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Yamilet Aponte-Claudio Yamilet Aponte-Claudio Sep 17, 2021 2 min read

Bacoa Finca & Fogón, Argento restaurants got new life when pandemic hit

From left: Chefs René Marichal, Raúl Correa and Xavier Pacheco, the creators of the farm-to-table menu at Bacoa Finca & Fogón.

Chef Rene Marichal, owner of Bacoa, Finca & Fogón and Argento restaurants, took his eateries in Juncos and Guaynabo, respectively, to new heights when the COVID-19 pandemic hit, experiencing a peak in his 15-year career.

Still, Marichal struggled to keep his restaurants going and retain his 100 employees. And thanks to the federal incentives and loans he received, he was able to.

Though a combination of the U.S. Small Business Administration’s Paycheck Protection Program, small business loans, and the agency’s Restaurant Revitalization funding program helped, he was still forced to shutter Avocado, a third restaurant he owned in the San Patricio area in Guaynabo.

“Argento, being an Argentine food concept, used to share a kitchen with Avocado, a creative local food restaurant. During the pandemic, it was difficult for us to have two restaurants, operating at a minimum capacity,” said Marichal.

“We decided to combine the two restaurants into a single kitchen and the one that prevailed was Argento’s. Nowadays, Avocado is an activity room for Argento,” he said.

His latest restaurant, which he has run for two years — Bacoa Finca & Fogón — is a two-story mansion set on a 3.5-acre farm in Juncos that focuses on Puerto Rico’s culinary heritage. The operation required an investment of some $250,000, and it also runs its own agricultural project.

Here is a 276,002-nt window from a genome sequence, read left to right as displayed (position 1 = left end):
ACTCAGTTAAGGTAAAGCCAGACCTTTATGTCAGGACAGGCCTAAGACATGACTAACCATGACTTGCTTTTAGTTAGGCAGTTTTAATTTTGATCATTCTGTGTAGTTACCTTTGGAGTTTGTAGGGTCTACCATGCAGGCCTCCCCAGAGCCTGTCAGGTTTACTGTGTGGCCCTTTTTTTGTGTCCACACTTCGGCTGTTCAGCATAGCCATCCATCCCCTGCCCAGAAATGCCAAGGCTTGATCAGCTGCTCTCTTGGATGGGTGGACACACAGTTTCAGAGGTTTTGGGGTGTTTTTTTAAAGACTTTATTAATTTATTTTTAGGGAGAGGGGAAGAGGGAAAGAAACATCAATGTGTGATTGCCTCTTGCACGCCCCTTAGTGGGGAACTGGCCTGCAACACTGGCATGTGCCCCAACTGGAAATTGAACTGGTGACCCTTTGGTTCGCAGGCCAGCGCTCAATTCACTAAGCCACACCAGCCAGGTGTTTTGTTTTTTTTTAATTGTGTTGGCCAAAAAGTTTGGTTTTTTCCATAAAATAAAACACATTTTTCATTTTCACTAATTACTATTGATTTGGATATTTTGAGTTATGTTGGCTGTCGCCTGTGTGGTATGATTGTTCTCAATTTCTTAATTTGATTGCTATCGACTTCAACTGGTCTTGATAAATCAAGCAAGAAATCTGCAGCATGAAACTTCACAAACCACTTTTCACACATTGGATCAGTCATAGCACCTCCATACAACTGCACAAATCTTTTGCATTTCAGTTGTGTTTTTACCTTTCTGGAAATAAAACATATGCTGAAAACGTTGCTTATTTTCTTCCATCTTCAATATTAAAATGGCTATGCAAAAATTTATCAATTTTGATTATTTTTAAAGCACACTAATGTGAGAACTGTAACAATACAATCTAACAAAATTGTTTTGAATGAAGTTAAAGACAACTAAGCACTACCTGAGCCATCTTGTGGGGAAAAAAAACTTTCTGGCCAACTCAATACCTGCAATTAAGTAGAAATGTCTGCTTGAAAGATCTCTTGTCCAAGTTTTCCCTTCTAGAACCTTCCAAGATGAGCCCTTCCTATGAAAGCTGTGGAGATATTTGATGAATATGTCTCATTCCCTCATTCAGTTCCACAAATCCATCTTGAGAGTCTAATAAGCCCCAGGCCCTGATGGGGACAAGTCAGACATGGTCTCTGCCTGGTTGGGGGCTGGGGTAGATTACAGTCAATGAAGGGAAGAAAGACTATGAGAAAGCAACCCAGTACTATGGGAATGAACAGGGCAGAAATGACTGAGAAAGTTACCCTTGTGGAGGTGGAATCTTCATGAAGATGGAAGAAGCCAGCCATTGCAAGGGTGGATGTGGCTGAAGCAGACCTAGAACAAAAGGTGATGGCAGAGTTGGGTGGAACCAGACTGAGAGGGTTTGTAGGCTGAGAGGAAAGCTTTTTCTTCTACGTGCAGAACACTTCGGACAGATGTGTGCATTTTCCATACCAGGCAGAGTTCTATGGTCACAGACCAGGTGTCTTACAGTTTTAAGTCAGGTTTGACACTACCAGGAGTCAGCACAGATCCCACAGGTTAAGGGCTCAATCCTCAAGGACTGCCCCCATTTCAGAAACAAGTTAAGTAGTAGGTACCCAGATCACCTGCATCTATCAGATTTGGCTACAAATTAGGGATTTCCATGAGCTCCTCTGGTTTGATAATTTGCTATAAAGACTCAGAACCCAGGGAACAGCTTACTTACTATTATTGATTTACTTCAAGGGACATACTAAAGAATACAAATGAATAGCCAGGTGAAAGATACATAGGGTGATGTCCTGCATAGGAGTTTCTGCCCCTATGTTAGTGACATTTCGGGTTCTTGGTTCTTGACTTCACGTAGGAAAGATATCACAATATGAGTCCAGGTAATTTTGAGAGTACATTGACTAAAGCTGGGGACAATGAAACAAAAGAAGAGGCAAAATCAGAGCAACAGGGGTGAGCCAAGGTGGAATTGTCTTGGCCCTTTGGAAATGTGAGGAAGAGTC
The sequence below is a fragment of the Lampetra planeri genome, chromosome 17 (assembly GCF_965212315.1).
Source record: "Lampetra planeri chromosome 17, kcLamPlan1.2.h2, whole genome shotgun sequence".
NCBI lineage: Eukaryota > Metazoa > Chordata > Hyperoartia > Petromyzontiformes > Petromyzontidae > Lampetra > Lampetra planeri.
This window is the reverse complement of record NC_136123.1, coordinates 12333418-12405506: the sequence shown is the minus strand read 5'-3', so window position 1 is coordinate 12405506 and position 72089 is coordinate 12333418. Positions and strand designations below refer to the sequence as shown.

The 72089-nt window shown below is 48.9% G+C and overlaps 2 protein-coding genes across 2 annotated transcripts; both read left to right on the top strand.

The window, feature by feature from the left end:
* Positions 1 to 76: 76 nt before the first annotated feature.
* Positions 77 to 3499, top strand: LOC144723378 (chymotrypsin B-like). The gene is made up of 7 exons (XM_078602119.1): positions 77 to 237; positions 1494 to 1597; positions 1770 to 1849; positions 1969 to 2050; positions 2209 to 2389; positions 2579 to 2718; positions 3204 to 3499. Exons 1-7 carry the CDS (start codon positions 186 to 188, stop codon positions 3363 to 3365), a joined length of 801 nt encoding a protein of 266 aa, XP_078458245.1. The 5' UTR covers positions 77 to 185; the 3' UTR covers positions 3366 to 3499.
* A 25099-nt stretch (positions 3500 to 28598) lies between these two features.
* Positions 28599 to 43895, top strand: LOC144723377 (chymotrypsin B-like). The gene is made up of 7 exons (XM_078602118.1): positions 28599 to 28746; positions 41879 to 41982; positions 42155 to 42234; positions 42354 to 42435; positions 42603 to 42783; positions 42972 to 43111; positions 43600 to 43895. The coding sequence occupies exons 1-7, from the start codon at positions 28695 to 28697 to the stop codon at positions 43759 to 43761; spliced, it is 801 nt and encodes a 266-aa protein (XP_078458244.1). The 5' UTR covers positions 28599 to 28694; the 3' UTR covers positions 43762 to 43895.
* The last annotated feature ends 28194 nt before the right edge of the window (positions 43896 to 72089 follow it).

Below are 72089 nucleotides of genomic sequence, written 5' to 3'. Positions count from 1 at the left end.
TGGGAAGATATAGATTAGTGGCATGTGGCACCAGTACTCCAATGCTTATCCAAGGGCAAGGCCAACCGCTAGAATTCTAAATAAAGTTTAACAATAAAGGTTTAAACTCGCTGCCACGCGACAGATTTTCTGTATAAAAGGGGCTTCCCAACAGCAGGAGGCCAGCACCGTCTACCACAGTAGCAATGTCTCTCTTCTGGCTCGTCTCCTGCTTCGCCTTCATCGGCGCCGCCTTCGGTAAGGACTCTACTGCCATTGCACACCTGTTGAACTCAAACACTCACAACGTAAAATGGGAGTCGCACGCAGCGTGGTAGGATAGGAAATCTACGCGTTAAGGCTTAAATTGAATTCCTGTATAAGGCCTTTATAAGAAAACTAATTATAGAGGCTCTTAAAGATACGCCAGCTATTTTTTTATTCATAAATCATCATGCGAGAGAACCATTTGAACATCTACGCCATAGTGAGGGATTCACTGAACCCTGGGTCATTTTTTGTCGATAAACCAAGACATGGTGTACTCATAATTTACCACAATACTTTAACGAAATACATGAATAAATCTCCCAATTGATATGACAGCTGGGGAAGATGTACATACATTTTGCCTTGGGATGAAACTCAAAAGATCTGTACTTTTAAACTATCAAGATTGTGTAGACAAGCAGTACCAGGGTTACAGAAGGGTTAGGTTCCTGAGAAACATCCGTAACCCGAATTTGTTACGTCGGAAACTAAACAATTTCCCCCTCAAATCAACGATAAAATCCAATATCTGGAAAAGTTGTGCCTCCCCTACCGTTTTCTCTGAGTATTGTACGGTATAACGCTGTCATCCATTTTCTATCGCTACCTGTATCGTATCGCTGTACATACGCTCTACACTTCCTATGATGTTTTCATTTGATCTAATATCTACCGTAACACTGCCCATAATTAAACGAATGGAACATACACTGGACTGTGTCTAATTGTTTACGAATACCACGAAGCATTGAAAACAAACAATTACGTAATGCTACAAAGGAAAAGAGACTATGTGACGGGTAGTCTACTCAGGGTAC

According to the seasons, the establishment alternates its crops to supply the restaurant. They harvest papayas, cabbage, cucumbers, different herbs, among others. They also have fruit trees such as guava, soursop, avocado, lemon, and others.

Most recently, Bacoa added a terrace bar through an investment of between $10,000 and $15,000 that offers outside seating.

Marichal’s professional career — and success — began in 2007 with his first venture, The Fresh Grill. He later evolved to own two food trucks that he then sold. Aside from Argento and Bacoa, he said he has other projects in the works, such as an Asian food eatery.

While he develops recipes for his restaurants, his work now is mostly administrative, he said.

When advising future business owners, he stands his ground on the importance of “passion in what you do.”

“The first advice and most important thing is that you have to have a passion for whatever business you are developing, not necessarily a restaurant. When you do things with passion, you get good results. I tell you that, for me, the day I started working my first business, I stopped ‘working,’ and simply started a different lifestyle,” said Marichal.

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